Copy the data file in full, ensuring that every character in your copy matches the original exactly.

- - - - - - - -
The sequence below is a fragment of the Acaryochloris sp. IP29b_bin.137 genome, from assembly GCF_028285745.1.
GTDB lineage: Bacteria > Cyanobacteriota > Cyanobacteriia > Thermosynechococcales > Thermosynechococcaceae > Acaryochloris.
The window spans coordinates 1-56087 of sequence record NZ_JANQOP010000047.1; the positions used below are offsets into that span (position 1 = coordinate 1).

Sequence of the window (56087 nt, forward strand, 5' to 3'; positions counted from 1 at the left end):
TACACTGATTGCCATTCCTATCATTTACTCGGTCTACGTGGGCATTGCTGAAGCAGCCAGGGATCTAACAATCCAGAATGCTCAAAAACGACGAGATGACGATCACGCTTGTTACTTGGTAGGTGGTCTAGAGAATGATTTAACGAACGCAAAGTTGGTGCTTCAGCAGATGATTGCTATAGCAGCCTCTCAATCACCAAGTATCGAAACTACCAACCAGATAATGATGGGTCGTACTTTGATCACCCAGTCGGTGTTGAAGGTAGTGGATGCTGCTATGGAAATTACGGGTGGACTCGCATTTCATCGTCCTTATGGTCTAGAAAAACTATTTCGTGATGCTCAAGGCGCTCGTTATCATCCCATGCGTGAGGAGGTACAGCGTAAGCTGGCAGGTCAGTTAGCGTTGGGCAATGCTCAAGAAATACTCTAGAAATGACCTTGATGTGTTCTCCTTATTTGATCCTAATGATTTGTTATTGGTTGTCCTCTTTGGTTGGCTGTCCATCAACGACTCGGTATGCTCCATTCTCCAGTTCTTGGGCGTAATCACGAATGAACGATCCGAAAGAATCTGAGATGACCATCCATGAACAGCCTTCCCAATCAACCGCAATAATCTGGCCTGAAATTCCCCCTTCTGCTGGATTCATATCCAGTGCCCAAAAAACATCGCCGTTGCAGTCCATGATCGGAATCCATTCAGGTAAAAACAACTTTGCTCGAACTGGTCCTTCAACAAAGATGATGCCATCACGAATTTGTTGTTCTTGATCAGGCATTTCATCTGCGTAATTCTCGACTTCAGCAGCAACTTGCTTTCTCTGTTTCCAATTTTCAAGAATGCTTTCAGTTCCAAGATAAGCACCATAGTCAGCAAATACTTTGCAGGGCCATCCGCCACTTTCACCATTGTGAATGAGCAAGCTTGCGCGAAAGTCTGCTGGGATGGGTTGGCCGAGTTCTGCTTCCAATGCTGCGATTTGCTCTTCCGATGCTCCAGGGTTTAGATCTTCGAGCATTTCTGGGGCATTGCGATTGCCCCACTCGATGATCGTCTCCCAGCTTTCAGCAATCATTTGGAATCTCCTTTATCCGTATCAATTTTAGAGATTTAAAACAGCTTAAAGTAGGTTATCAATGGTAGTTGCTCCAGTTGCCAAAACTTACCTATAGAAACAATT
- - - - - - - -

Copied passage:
The sequence below is a fragment of the Acaryochloris sp. IP29b_bin.137 genome, from assembly GCF_028285745.1.
GTDB lineage: Bacteria > Cyanobacteriota > Cyanobacteriia > Thermosynechococcales > Thermosynechococcaceae > Acaryochloris.
The window spans coordinates 1-56087 of sequence record NZ_JANQOP010000047.1; the positions used below are offsets into that span (position 1 = coordinate 1).

Sequence of the window (56087 nt, forward strand, 5' to 3'; positions counted from 1 at the left end):
TACACTGATTGCCATTCCTATCATTTACTCGGTCTACGTGGGCATTGCTGAAGCAGCCAGGGATCTAACAATCCAGAATGCTCAAAAACGACGAGATGACGATCACGCTTGTTACTTGGTAGGTGGTCTAGAGAATGATTTAACGAACGCAAAGTTGGTGCTTCAGCAGATGATTGCTATAGCAGCCTCTCAATCACCAAGTATCGAAACTACCAACCAGATAATGATGGGTCGTACTTTGATCACCCAGTCGGTGTTGAAGGTAGTGGATGCTGCTATGGAAATTACGGGTGGACTCGCATTTCATCGTCCTTATGGTCTAGAAAAACTATTTCGTGATGCTCAAGGCGCTCGTTATCATCCCATGCGTGAGGAGGTACAGCGTAAGCTGGCAGGTCAGTTAGCGTTGGGCAATGCTCAAGAAATACTCTAGAAATGACCTTGATGTGTTCTCCTTATTTGATCCTAATGATTTGTTATTGGTTGTCCTCTTTGGTTGGCTGTCCATCAACGACTCGGTATGCTCCATTCTCCAGTTCTTGGGCGTAATCACGAATGAACGATCCGAAAGAATCTGAGATGACCATCCATGAACAGCCTTCCCAATCAACCGCAATAATCTGGCCTGAAATTCCCCCTTCTGCTGGATTCATATCCAGTGCCCAAAAAACATCGCCGTTGCAGTCCATGATCGGAATCCATTCAGGTAAAAACAACTTTGCTCGAACTGGTCCTTCAACAAAGATGATGCCATCACGAATTTGTTGTTCTTGATCAGGCATTTCATCTGCGTAATTCTCGACTTCAGCAGCAACTTGCTTTCTCTGTTTCCAATTTTCAAGAATGCTTTCAGTTCCAAGATAAGCACCATAGTCAGCAAATACTTTGCAGGGCCATCCGCCACTTTCACCATTGTGAATGAGCAAGCTTGCGCGAAAGTCTGCTGGGATGGGTTGGCCGAGTTCTGCTTCCAATGCTGCGATTTGCTCTTCCGATGCTCCAGGGTTTAGATCTTCGAGCATTTCTGGGGCATTGCGATTGCCCCACTCGATGATCGTCTCCCAGCTTTCAGCAATCATTTGGAATCTCCTTTATCCGTATCAATTTTAGAGATTTAAAACAGCTTAAAGTAGGTTATCAATGGTAGTTGCTCCAGTTGCCAAAACTTACCTATAGAAACAATT